Across the street from the old warehouses in Pier 70, Kitchenette serves tasty lunches out of a garage door along Illinois Street. Run by chefs who have worked with the likes of Thomas Keller and Alice Waters, the food is organic, local and delicious.
I’ve had memorable lunches at Kitchenette since we moved to the Dogpatch. Their house smoked pastrami sandwich (Marin Sun Farms beef smoked over fig wood with apple-caraway mustard and braised cabbage) and their beef and pork polpette sandwich (meatballs in amatriciana sauce with parmesan cheese) are really yummy.
But the most memorable by far is their bacon snickerdoodle. I think it’s genius. It’s an excellent example of how bacon can make anything, like a simple snickerdoodle, extra special.
Just for You is the place-to-be for tasty big breakfasts: fried eggs, ham, home fries and their freshly baked cornbread. I love my cornbread sweet rather than savory, but not too sweet and I love it moist with a little bit of gritty texture. Just for You’s has all these wonderful elements. Enjoy it with a generous spread of butter or with their sweet strawberry jam. The corncakes are equally good, too. They have that melt-in-your-mouth, buttery and gritty goodness that I love. And a visit to Just for You is never complete without indulging in their puffy beignets. So delightful.
Inspired by Just for You’s cornbread, I ventured out, bought myself some corn meal and made my own cornbread. And there’s no better way to enjoy a warm, fresh-out-of-the-oven piece of cornbread in this cold winter than to pair it with a tasty bowl of hearty homemade chili. For that, I solicited Dennis’ help to make his mom’s homemade chili, the chili he grew up with in chilly Ohio.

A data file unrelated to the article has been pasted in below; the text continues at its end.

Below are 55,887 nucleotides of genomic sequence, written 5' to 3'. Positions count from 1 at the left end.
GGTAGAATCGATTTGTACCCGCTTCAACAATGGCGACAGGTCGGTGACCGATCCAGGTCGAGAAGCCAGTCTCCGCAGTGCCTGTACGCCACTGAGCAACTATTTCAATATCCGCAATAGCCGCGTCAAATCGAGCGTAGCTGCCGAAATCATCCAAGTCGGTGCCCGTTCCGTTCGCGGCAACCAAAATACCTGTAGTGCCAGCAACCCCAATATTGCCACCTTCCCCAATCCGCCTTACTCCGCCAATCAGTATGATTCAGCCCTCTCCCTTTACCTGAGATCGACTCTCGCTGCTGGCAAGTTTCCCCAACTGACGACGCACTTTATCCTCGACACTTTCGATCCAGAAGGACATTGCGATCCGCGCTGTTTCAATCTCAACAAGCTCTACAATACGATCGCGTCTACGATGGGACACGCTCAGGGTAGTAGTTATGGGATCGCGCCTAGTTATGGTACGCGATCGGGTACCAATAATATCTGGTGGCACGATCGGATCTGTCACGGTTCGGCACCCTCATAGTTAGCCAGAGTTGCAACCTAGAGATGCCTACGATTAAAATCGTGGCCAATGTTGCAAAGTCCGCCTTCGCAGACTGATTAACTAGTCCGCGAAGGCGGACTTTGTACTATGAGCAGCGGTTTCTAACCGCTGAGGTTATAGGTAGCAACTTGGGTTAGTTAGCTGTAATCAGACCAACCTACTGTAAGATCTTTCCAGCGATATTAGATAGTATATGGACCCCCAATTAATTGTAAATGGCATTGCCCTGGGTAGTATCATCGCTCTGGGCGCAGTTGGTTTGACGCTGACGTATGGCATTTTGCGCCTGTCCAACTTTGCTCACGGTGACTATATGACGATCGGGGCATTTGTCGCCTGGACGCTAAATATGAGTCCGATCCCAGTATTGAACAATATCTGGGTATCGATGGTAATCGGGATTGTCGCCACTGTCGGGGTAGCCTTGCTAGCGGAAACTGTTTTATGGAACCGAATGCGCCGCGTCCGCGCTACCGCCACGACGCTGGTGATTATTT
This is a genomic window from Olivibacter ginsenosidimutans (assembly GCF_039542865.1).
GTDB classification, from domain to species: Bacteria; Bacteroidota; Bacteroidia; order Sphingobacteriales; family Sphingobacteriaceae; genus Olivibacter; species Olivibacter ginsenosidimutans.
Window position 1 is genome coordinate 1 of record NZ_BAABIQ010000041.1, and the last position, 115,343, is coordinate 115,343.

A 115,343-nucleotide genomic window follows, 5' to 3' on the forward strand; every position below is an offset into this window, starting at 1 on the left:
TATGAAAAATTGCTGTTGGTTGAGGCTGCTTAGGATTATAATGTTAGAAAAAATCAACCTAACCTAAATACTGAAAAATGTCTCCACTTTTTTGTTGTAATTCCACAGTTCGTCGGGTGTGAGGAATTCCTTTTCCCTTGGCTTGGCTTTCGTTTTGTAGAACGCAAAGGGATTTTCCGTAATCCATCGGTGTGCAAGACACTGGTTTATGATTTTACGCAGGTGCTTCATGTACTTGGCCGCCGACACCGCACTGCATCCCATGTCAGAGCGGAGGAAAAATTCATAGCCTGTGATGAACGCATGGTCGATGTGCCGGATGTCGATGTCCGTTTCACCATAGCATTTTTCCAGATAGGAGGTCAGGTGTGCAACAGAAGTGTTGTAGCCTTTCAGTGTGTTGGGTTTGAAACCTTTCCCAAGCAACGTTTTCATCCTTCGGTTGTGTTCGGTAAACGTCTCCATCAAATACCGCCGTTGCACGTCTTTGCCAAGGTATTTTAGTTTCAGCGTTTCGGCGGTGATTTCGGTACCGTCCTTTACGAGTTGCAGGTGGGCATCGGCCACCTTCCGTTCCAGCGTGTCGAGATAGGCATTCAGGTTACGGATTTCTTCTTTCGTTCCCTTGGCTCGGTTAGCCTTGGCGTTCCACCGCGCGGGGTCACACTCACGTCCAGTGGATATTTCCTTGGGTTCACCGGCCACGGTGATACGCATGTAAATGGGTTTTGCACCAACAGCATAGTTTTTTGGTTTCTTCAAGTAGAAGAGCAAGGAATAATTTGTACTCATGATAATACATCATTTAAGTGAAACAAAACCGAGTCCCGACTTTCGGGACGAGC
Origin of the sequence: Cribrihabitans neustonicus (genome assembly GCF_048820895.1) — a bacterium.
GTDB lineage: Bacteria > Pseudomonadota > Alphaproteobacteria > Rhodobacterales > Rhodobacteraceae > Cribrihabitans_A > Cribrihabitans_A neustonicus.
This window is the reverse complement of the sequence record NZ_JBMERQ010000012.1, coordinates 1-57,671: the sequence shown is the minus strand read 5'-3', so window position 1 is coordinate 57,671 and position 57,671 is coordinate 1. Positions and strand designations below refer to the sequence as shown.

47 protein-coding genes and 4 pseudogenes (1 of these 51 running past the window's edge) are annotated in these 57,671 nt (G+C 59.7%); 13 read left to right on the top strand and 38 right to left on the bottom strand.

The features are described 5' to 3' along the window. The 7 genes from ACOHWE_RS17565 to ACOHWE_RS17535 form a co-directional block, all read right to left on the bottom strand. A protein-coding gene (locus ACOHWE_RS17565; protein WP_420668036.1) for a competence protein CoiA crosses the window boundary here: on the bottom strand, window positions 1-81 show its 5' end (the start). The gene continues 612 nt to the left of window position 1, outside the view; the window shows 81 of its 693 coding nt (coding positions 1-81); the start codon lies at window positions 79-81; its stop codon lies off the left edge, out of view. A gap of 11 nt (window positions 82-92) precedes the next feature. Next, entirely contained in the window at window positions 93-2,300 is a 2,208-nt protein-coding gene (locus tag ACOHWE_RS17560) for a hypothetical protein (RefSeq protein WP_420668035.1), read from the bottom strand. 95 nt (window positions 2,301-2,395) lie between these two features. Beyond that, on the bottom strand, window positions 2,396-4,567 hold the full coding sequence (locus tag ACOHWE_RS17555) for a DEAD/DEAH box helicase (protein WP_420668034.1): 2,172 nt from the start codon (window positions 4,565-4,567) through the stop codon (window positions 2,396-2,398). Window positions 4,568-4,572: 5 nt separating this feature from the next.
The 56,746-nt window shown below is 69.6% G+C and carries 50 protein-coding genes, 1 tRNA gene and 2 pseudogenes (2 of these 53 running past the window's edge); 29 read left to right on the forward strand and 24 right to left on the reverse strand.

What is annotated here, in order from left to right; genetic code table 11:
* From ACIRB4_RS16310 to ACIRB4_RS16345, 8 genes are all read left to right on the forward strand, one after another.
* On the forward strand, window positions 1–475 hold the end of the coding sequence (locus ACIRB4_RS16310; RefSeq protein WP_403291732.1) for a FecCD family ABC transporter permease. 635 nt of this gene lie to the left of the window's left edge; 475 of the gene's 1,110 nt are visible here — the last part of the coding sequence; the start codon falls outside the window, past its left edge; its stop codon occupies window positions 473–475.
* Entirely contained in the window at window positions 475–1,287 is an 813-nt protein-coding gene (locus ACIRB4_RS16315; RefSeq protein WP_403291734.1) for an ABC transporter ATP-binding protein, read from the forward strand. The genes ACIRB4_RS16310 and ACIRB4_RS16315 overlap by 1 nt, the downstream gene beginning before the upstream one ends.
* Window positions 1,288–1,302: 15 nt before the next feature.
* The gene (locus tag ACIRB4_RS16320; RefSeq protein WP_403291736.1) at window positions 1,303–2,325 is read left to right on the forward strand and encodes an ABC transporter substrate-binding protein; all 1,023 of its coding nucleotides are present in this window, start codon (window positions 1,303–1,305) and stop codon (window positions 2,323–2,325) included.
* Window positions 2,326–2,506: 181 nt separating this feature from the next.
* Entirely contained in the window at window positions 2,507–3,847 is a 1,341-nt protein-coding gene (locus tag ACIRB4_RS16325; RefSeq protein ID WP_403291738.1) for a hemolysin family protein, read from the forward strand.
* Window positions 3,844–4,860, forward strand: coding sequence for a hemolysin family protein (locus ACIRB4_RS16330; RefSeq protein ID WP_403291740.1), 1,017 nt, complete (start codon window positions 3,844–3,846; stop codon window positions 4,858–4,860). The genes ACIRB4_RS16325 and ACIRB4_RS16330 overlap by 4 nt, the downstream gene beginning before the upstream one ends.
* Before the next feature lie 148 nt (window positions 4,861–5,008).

1-1/4 cup yellow corn meal
3/4 cup all-purpose flour
1/4 cup granulated sugar
1 Tbsp baking powder
1 tsp salt
1 cup fat-free milk
1/3 cup canola oil
1 large egg, lightly beaten
Preheat the oven to 400F. Grease an 8-inch square baking dish. You can use a pyrex dish, a non-stick baking pan or you can also use a muffin pan to make corn muffins.
Combine the corn meal, flour, sugar, baking powder and salt in a bowl. Combine the milk, oil and egg in a separate bowl. After mixing them well add the milk mixture to the flour mixture and pour into your baking dish. Note that the original recipe called for a cup of flour to a cup of corn meal but for a grittier texture I added a 1/4 cup more corn meal and used 1/4 cup less flour in this recipe.
Bake for 20 to 25 minutes or until a knife inserted in the center comes out clean.